We’re now approaching the printing of Issue #10. Dog-Ear remains a passion-project – even though we are now officially registered as a Community Interest Company, it’s still something we fit around our day jobs (I’m now a bookseller at The Book Hive in Norwich, and Pete has teamed up with David to form Back to Front, a branding agency and official supporter of Dog-Ear). It can be a bit of work at times, but generally speaking, our relaxed attitude to the traditional ‘rules’ of running a magazine (no deadlines!) means it’s never a burden, only a joy (and, as a bonus, our fans love that the new issue always comes as a surprise). After ballooning a bit, we now cap our print run at something manageable – around 3,000 copies – and send everything out by hand to over 40 stockists around the globe.

We’re still committed to being a democratic publishing platform – we want to reach as many people as possible, inspire as many people as possible, and involve as many people as possible. Moving forward, we’re thinking of applying for funding, as we’d like to launch a children’s version (Puppy-Ear!), create lessons plans around the format, run inclusive creative-writing events, and perhaps even hold an exhibition of Dog-Ear publications (think people-sized versions of the magazine, like room dividers, around a room…) If you or anyone you know would like to help with any of these endeavours, we’d love to hear from you. But in the meantime, why not send us a poem?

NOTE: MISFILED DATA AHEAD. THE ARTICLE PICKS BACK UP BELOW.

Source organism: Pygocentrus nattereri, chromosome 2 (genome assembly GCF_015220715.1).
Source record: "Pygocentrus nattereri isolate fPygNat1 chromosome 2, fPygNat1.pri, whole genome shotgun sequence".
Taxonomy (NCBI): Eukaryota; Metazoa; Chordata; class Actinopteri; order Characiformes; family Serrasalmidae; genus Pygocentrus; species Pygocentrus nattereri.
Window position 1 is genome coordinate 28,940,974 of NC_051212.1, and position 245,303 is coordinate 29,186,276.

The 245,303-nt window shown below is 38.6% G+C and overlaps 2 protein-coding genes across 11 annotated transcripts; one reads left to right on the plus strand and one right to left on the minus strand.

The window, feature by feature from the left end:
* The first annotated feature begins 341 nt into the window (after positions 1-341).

the three dog-ear team members crowd into a selfie with their laptops and coffeeJoe is a bookseller based in Norwich. He did a degree in English Literature before venturing to the big smoke to work at some ad agencies and later the BBC, specialising in business strategy and innovation. Nowadays, he splits his time between award-winning independent bookshop The Book Hive, and Back to Front, a branding and web development agency.

Pete is co-founder of Back to Front. He’s worked as a graphic designer in advertising and branding for over 15 years, at places like Fallon and Lucky Generals (where he was head of design, managing a team of up to 12 people). Over the years he has worked for numerous clients including the BBC, Tate, Wellcome Trust, Sony, Twitter, Nokia and Cadburys. He currently lives in New York.

One thought on “A suitably small history of Dog-Ear, the tiny bookmark magazine

  1. Strangers are offen faces we see, but are olways soles we don’t yet know. to lear of theese soles you must only look stronger at the face.